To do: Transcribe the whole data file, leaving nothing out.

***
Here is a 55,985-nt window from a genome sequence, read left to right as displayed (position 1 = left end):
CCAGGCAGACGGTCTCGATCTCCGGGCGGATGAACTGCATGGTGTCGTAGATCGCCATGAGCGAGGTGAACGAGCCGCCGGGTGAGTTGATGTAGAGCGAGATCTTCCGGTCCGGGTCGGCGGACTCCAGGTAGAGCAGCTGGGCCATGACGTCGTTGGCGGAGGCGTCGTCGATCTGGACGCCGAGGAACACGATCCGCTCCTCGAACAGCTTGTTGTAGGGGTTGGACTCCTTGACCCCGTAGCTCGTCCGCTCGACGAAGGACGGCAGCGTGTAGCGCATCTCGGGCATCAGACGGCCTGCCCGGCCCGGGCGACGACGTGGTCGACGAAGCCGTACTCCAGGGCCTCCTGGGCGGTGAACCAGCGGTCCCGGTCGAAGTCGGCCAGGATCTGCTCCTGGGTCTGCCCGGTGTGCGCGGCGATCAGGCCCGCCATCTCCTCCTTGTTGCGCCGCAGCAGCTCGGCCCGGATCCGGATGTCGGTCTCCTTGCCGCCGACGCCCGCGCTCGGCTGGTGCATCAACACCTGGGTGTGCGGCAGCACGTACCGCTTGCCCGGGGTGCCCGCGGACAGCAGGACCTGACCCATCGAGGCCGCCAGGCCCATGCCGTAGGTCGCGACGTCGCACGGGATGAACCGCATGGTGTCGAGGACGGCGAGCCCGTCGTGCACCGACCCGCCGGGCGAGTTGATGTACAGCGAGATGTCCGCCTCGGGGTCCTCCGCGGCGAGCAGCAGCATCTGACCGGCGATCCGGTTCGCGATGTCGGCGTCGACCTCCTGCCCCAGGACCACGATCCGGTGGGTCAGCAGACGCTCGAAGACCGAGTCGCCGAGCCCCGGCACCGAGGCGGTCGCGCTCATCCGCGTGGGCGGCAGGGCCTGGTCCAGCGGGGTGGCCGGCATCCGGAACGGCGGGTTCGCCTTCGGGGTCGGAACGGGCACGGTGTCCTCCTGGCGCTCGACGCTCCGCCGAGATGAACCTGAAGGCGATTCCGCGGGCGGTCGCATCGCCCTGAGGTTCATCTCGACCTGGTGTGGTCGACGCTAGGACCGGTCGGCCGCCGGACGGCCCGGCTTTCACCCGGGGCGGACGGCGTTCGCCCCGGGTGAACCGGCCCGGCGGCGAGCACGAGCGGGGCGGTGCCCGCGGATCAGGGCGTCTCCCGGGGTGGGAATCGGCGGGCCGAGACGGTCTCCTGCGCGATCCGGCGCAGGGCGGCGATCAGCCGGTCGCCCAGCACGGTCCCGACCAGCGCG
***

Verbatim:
Here is a 55,985-nt window from a genome sequence, read left to right as displayed (position 1 = left end):
CCAGGCAGACGGTCTCGATCTCCGGGCGGATGAACTGCATGGTGTCGTAGATCGCCATGAGCGAGGTGAACGAGCCGCCGGGTGAGTTGATGTAGAGCGAGATCTTCCGGTCCGGGTCGGCGGACTCCAGGTAGAGCAGCTGGGCCATGACGTCGTTGGCGGAGGCGTCGTCGATCTGGACGCCGAGGAACACGATCCGCTCCTCGAACAGCTTGTTGTAGGGGTTGGACTCCTTGACCCCGTAGCTCGTCCGCTCGACGAAGGACGGCAGCGTGTAGCGCATCTCGGGCATCAGACGGCCTGCCCGGCCCGGGCGACGACGTGGTCGACGAAGCCGTACTCCAGGGCCTCCTGGGCGGTGAACCAGCGGTCCCGGTCGAAGTCGGCCAGGATCTGCTCCTGGGTCTGCCCGGTGTGCGCGGCGATCAGGCCCGCCATCTCCTCCTTGTTGCGCCGCAGCAGCTCGGCCCGGATCCGGATGTCGGTCTCCTTGCCGCCGACGCCCGCGCTCGGCTGGTGCATCAACACCTGGGTGTGCGGCAGCACGTACCGCTTGCCCGGGGTGCCCGCGGACAGCAGGACCTGACCCATCGAGGCCGCCAGGCCCATGCCGTAGGTCGCGACGTCGCACGGGATGAACCGCATGGTGTCGAGGACGGCGAGCCCGTCGTGCACCGACCCGCCGGGCGAGTTGATGTACAGCGAGATGTCCGCCTCGGGGTCCTCCGCGGCGAGCAGCAGCATCTGACCGGCGATCCGGTTCGCGATGTCGGCGTCGACCTCCTGCCCCAGGACCACGATCCGGTGGGTCAGCAGACGCTCGAAGACCGAGTCGCCGAGCCCCGGCACCGAGGCGGTCGCGCTCATCCGCGTGGGCGGCAGGGCCTGGTCCAGCGGGGTGGCCGGCATCCGGAACGGCGGGTTCGCCTTCGGGGTCGGAACGGGCACGGTGTCCTCCTGGCGCTCGACGCTCCGCCGAGATGAACCTGAAGGCGATTCCGCGGGCGGTCGCATCGCCCTGAGGTTCATCTCGACCTGGTGTGGTCGACGCTAGGACCGGTCGGCCGCCGGACGGCCCGGCTTTCACCCGGGGCGGACGGCGTTCGCCCCGGGTGAACCGGCCCGGCGGCGAGCACGAGCGGGGCGGTGCCCGCGGATCAGGGCGTCTCCCGGGGTGGGAATCGGCGGGCCGAGACGGTCTCCTGCGCGATCCGGCGCAGGGCGGCGATCAGCCGGTCGCCCAGCACGGTCCCGACCAGCGCG